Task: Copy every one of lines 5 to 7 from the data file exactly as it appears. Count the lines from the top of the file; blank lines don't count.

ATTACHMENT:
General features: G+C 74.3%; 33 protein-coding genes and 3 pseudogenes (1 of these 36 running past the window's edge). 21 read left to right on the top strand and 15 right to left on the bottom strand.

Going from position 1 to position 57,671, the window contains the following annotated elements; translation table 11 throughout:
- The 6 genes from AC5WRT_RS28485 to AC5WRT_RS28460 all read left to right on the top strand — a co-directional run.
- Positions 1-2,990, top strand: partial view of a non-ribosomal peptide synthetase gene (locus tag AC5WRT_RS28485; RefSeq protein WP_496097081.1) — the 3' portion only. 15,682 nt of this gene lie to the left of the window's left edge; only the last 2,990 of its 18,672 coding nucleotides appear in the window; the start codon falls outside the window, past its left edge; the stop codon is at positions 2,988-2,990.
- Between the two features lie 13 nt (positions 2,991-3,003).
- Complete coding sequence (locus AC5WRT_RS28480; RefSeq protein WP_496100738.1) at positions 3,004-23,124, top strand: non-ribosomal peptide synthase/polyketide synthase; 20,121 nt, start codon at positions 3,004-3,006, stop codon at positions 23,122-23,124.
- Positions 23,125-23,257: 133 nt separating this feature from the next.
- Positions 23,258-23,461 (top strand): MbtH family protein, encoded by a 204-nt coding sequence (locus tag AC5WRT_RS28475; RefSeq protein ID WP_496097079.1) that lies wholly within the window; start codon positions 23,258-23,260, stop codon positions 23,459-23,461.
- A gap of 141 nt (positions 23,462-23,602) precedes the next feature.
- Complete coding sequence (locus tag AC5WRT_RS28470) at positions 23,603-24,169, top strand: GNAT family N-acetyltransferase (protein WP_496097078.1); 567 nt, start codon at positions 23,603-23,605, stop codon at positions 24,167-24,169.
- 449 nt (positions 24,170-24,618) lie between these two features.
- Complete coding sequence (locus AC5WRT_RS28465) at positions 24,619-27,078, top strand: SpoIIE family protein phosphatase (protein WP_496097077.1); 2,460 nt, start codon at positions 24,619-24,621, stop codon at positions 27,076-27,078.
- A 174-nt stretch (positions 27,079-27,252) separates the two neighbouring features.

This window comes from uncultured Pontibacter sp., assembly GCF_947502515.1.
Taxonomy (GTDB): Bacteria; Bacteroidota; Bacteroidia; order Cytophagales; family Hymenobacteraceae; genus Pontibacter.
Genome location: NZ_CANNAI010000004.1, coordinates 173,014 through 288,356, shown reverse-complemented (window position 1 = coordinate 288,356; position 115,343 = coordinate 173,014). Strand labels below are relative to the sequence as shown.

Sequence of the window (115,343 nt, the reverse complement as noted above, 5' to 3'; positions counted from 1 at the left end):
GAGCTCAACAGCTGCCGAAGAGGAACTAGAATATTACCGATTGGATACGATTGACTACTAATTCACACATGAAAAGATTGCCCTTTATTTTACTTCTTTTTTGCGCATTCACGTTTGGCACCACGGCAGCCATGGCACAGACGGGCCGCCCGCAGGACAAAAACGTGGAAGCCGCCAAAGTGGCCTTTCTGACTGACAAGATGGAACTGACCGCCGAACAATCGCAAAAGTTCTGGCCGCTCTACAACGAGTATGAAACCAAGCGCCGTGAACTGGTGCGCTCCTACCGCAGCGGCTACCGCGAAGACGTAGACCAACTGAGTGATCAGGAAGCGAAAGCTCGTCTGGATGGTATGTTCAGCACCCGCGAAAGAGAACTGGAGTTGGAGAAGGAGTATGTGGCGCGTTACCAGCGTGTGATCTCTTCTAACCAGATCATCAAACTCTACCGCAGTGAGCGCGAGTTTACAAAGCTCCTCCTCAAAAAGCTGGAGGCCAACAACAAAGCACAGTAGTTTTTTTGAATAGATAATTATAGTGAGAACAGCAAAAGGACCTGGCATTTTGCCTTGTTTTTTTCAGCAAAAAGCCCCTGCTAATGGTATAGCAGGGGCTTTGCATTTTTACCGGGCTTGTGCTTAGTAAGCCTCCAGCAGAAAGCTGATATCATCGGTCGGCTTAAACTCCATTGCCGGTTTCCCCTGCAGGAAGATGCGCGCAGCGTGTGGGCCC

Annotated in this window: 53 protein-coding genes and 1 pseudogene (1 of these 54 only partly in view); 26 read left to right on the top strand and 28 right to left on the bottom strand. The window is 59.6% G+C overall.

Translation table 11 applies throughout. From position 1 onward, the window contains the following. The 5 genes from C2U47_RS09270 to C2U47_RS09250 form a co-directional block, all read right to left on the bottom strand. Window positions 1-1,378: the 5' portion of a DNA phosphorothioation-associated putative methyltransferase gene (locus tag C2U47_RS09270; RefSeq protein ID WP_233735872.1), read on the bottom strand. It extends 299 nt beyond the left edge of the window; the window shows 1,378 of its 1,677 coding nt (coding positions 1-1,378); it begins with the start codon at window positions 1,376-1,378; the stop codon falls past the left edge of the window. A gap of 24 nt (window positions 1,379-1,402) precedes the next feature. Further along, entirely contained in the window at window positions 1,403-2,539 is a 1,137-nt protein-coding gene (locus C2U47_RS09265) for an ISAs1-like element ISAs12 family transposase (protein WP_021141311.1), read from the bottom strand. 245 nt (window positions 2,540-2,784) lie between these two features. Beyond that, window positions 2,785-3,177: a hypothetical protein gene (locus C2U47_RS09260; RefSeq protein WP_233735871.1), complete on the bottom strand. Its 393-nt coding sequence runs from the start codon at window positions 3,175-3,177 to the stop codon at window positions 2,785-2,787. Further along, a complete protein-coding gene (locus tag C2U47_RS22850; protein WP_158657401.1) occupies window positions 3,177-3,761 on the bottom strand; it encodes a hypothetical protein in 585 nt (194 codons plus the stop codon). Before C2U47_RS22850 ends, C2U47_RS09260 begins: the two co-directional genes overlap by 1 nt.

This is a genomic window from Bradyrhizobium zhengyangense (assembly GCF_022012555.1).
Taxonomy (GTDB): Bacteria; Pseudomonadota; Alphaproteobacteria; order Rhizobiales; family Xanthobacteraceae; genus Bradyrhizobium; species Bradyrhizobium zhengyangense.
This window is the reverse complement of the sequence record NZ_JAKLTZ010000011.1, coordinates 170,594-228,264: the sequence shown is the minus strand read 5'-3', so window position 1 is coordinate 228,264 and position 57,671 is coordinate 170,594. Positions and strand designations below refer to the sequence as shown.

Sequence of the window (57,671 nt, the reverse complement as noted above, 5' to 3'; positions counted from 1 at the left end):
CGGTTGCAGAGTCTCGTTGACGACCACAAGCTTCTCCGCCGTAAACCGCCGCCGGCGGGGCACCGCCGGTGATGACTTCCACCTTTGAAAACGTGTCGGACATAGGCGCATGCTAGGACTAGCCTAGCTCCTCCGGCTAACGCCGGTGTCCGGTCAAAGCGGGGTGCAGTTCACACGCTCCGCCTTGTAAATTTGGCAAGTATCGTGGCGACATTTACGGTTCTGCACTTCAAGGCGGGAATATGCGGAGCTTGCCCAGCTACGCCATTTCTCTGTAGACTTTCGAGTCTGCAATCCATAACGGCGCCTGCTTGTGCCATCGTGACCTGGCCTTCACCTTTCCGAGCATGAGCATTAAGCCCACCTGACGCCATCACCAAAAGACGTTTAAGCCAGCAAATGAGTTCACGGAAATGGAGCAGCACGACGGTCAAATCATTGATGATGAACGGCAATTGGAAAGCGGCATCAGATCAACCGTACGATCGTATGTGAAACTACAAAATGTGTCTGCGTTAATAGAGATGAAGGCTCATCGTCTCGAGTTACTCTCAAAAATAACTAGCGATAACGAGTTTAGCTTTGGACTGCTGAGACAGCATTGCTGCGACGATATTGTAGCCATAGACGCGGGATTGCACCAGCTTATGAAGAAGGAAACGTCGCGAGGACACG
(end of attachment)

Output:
- Between the two features lie 13 nt (positions 2,991-3,003).
- Complete coding sequence (locus AC5WRT_RS28480; RefSeq protein WP_496100738.1) at positions 3,004-23,124, top strand: non-ribosomal peptide synthase/polyketide synthase; 20,121 nt, start codon at positions 3,004-3,006, stop codon at positions 23,122-23,124.
- Positions 23,125-23,257: 133 nt separating this feature from the next.